There are "serious concerns" about the supply of the single-dose Johnson & Johnson (Janssen) Covid-19 vaccine, the Minister for Health has told the Dáil.

He said the country was scheduled to receive 600,000 doses of the J&J vaccine by the end of June, but the best case scenario was that there would be 235,000 vaccines and a worst case scenario was that there would be 60,000.

Minister Donnelly said there were also concerns about the supply of the AstraZeneca vaccine.

He was responding to Sinn Féin TD David Cullinane, who said it was "unacceptable" that the J&J vaccine target would not be met.

Mr Cullinane had questioned the minister on the Government's ability to meet its target of giving a first vaccine to 80% of the adult population by the end of June.

Mr Donnelly said it was unclear whether this target would be met.

Responding to Social Democrats co-leader Róisín Shortall, Mr Donnelly said 2.4 million doses had been forecast to arrive in June.

Overall, 1.42 million Pfizer, 365,000 AstraZeneca, 176,000 Moderna and 476,000 Johnson & Johnson doses were planned, but there were question marks over both AstraZeneca and Johnson & Johnson.

However, he confirmed that half of the adult population will have received at least a first dose by the end of this week.

He said the take up on vaccines was going from "strength to strength".

Mr Donnelly added that 89% of people in the 60 to 69 age cohort had taken up the offer of a vaccine.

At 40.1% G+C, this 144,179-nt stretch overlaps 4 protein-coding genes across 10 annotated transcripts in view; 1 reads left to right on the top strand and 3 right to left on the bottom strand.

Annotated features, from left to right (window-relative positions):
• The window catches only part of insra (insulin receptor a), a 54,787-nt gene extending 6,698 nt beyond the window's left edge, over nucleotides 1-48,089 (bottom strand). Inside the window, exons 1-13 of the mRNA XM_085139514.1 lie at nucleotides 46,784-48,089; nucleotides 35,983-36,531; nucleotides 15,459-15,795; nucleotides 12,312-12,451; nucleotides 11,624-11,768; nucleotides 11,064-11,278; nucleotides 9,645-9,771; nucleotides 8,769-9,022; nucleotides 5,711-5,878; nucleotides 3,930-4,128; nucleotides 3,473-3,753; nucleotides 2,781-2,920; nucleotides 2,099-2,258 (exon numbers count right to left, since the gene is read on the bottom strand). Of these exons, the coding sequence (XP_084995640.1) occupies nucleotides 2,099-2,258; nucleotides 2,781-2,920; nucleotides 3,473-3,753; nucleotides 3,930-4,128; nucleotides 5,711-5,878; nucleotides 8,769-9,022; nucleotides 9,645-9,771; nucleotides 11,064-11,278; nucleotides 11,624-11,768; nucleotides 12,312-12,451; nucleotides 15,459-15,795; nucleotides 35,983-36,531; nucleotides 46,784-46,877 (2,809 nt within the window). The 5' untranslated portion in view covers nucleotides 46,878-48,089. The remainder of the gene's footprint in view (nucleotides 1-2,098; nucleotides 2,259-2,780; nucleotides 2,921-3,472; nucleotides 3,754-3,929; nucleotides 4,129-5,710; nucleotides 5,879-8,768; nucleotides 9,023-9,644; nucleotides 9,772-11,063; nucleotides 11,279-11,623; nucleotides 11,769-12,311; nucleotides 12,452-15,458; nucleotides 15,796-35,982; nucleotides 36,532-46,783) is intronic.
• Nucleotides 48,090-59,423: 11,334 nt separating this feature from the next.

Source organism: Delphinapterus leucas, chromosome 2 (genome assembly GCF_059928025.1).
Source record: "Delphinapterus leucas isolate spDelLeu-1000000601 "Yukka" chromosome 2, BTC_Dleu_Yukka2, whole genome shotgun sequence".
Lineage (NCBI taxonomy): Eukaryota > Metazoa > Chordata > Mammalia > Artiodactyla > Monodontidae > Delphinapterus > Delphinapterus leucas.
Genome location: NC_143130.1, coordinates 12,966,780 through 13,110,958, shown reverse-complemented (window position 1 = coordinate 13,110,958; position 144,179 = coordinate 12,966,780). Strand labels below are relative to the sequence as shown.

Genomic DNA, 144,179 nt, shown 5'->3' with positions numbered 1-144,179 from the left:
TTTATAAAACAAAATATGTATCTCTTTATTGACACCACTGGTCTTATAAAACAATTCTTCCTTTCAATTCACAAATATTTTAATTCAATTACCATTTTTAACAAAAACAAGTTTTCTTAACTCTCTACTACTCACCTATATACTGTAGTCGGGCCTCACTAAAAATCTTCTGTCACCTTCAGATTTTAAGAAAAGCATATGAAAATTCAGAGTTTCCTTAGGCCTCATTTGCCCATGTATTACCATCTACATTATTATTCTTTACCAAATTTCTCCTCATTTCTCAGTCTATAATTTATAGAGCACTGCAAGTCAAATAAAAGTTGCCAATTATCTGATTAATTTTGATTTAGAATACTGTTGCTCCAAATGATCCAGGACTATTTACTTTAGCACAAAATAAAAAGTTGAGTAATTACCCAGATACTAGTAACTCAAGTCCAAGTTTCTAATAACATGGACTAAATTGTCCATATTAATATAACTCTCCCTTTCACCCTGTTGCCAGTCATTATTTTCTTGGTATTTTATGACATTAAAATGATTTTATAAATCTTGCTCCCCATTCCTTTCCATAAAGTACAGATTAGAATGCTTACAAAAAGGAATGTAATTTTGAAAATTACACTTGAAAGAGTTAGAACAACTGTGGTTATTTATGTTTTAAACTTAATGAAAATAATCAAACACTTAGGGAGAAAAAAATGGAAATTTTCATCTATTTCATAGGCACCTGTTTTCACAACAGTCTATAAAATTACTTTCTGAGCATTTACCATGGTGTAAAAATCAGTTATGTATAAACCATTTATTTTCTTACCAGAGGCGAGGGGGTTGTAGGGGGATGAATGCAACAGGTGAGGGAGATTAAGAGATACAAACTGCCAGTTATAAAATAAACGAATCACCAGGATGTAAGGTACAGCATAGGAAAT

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Labour leader Alan Kelly said he hope problems with the delivery of the J&J vaccine will not impact on the easing of restrictions.

Speaking on RTÉ's Today with Claire Byrne, he said the news came as "a bit of a bombshell" this morning and it now seems unlikely that the Government vaccination targets will be met.

He also said that he has asked if consideration would be given to reducing the gap in administering the second dose of the AstraZeneca vaccine, in order to address concerns that it is just 33% effective against the Indian variant of Covid-19 until both doses have been administered.

Mr Kelly reiterated his comments during Leaders' Questions in the Dáil, where Tánaiste Leo Varadkar said that he was sympathetic to the case made, but it had already been considered by the National Immunisation Advisory Committee and the advice was the interval should remain at 12 weeks.

Mr Varadkar also said that if Government vaccine targets were missed, they would only be missed by a few weeks.

Just over ten days ago, Chief Medical Officer Dr Tony Holohan informed the HSE about the latest advice from NIAC that people aged in their 40s could possibly choose to receive the single-shot J&J vaccine or the two-dose AstraZeneca vaccine.

NIAC said there were strict conditions about the associated risks of very rare blood clots being fully understood and accepted by recipients.

The HSE has been tight-lipped about the matter ever since, while considering the complications that might arise for the pace and administration of the vaccine programme if personal choice was to be accommodated.

Meanwhile, Minister for Public Expenditure and Reform Michael McGrath has said that changes in the supply of the Johnson and Johnson vaccine will not impact plans to reopen the economy.

Under the plans, which are set to go to Cabinet tomorrow, restaurants and pubs would be able to serve indoors from 5 July.

NIAC considers AstraZeneca interval

The National Immunisation Advisory Committee says it is keeping the interval dose of the AstraZeneca vaccine "under review" in light of the Indian variant.

It notes that the UK has cut the interval for AstraZeneca & mRNA vaccines from 12 weeks to eight weeks.